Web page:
(67) Worn edges from boot damage were done first with a silver pencil on one side of the panel line. I scribbled lines at 90 degrees to the edge as I worked along the panel – varying the height of these much as you might see on a seismograph. For some of the longer “scratches”, I would sometimes leave a space and then add another in line with it. I then used Printer’s Ink mixed with oils to run along the very edge of the panel and further in at corners. The paint has a more intense colour than the pencils and is better for bare metal, rather than “scuffs”. You can also see pastels used for the walking areas on the wing. I used two tones of brown, a darker one first and then a lighter one along the middle of the access way.

Although the RAF Airacobras had only recently been painted in their new camouflage scheme, we know the aircraft had numerous technical problems and so I reckoned there would be some signs of wear and tear. I first used silver pencils to add scuffs to the paint, particularly at corners of panels that I reckoned would see frequent use: engine covers, nose side panels, wing ammunition panels and fuel filler caps. I then followed this with some silver Printer’s Ink mixed with a little Iridescent White oil paint and linseed oil that was added to highlight chipped paintwork (67).

(68) The 20mm cannon was the kit part drilled out and turned in a lathe. It was finished in the same way as the machine guns, albeit without any decals for a perforated jacket. WEN G5 Extra Dark Grey was spattered over the spinner to represent powder stains, this being done for the wing guns as well. Getting WEM paints to spatter, rather than flow freely through an airbrush is quite easy to do. In fact, I find that’s what normally happens.

The model was given a final coat of Testor’s Dullcote to remove any shine from glues or places where the first coat had rubbed down to Klear due to handling.

Final assembly comprised of adding the vulnerable parts: doors, pitot tube and propeller (68). I added three door bolts that were visible in one of the Airacobra I photos, painting these dark grey and highlighting first with Citadel Boltgun metal and then silver Printer’s Ink. The cockpit looks good with the doors fixed in place (69)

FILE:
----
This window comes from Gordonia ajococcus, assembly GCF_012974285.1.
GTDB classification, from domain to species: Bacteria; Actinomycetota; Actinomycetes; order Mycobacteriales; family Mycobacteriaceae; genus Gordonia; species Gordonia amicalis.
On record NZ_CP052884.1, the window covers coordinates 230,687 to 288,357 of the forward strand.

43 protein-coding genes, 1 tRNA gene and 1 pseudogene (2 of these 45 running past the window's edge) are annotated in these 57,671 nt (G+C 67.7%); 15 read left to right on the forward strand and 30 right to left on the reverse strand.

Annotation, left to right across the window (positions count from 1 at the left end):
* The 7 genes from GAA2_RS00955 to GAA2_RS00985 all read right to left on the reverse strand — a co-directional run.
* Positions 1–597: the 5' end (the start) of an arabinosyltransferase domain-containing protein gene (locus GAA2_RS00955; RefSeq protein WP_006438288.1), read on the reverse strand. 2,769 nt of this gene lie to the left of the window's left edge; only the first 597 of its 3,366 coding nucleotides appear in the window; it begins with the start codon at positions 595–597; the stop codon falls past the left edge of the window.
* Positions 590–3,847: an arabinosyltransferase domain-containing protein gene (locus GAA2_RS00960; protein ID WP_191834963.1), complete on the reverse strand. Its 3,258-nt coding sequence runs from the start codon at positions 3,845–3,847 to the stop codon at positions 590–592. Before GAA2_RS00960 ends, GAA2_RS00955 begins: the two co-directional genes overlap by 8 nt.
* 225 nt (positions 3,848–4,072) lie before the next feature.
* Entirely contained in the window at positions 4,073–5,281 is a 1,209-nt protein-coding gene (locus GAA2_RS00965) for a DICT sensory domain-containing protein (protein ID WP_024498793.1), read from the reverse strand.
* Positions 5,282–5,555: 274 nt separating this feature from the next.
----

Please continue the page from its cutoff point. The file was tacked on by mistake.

(69) The completed cockpit. There is plenty of access to view the detail inside, which adds greatly to the interest of the finished model.

I am very pleased with the way the model has turned out – despite the wilted wing flap – and enjoyed the build. It took longer than I thought, probably because I am slow at painting, but it was always fun and, at times, challenging. I discovered some new ways to do things for the future and some things to never do again. This is only my second 1/32nd aircraft and it seems to be a good scale to work in for small fighters. Whether it is a good scale for bigger models, such as Revell’s
Ju88 (which is in my stash), I will have to see !

The Completed Model


3 Responses to Airacobra Mk I

  1. Joe says:

    Beautiful job! I’ll shamelessly plagerize your techniques.

  2. Graham De Cent says:

    Hi Pat,
    Recently received this kit from Hannants [outstandingly quick service to NZ]. Your write up is inspirational, detailed and simply superb! You have a wonderfull informative way of discribing your building process, with precise and descriptive details. Both building and painting sequences have so much information packed into them. Thank you for sharing this article for all to be inspired to build this kit. I think 1/32 scale is the ideal size for modelling prop driven fighter aircraft as it allows for adequate detail to be shown and the finished size seems ‘ just right ‘.

  3. Pat says:

    Hi Graham and Joe – Many thanks for your kind comments. I hope you enjoy your build of this kit as much as I did!